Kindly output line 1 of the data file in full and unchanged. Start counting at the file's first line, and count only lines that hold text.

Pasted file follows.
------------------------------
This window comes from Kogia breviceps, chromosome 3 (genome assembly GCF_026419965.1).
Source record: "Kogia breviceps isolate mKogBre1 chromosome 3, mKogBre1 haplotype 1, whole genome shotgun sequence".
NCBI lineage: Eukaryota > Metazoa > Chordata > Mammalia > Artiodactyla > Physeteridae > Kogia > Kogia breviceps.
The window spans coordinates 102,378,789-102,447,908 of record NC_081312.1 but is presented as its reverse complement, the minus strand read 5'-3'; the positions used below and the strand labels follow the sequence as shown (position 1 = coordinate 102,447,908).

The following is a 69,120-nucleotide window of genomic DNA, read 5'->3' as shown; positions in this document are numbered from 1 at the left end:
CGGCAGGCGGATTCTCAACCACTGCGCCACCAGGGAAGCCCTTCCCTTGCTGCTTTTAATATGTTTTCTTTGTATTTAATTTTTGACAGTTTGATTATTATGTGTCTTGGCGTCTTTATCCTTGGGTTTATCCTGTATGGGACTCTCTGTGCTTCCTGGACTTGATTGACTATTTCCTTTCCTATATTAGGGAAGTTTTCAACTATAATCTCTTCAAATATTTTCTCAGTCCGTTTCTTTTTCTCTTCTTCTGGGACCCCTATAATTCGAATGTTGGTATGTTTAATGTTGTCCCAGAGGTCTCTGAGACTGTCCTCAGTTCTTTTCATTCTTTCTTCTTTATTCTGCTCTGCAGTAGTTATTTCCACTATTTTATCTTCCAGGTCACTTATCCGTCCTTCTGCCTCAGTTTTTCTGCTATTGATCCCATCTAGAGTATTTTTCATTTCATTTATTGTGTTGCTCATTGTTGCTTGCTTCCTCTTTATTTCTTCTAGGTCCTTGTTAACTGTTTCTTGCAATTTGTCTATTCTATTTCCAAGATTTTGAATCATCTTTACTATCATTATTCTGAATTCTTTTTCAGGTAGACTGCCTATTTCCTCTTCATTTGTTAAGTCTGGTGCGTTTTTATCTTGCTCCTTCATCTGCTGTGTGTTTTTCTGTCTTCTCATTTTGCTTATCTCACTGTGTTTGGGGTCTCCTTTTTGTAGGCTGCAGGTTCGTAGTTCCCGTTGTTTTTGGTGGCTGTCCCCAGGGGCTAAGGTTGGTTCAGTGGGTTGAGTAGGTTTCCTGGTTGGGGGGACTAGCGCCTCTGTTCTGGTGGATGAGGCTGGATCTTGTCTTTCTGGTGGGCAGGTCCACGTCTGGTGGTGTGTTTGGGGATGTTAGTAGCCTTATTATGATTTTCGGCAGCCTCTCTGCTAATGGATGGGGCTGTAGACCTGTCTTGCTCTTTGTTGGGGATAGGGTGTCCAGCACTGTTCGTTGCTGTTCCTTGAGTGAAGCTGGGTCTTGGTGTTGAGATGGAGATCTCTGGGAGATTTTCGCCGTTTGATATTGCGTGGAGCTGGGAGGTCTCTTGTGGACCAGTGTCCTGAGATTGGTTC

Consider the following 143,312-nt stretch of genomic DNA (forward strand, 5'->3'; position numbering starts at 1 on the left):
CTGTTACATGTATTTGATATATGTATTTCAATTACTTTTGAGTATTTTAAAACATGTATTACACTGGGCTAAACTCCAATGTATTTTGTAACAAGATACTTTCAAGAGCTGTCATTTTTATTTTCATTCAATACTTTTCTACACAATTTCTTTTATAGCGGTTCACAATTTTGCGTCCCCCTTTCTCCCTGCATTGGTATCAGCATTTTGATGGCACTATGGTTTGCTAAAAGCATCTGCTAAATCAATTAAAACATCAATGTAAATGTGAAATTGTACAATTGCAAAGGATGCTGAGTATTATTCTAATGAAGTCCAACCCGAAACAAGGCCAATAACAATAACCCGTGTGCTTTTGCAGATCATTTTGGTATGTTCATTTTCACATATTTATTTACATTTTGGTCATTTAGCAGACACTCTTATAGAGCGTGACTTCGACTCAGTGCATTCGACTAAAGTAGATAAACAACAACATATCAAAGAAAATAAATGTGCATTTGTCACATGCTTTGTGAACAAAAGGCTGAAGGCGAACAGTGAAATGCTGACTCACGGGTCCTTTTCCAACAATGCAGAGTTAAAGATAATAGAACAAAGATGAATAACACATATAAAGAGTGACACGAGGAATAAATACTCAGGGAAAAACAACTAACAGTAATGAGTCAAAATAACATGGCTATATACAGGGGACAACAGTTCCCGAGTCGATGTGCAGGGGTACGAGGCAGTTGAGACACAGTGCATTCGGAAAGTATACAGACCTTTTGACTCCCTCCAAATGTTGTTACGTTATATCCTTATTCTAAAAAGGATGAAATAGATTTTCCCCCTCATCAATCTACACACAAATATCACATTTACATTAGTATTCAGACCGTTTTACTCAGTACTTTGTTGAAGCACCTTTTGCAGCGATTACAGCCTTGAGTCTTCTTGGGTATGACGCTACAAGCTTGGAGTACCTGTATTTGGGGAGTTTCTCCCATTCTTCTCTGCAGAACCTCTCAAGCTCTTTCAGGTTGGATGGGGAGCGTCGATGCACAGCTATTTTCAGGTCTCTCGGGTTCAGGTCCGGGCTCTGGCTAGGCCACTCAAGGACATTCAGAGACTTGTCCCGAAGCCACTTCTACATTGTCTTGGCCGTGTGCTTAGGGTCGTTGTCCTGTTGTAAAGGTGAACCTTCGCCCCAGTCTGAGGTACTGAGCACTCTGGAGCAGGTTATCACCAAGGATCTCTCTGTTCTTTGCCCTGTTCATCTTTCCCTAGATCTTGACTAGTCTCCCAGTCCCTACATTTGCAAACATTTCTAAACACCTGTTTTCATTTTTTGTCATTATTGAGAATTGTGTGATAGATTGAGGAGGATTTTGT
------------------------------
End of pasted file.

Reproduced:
This window comes from Kogia breviceps, chromosome 3 (genome assembly GCF_026419965.1).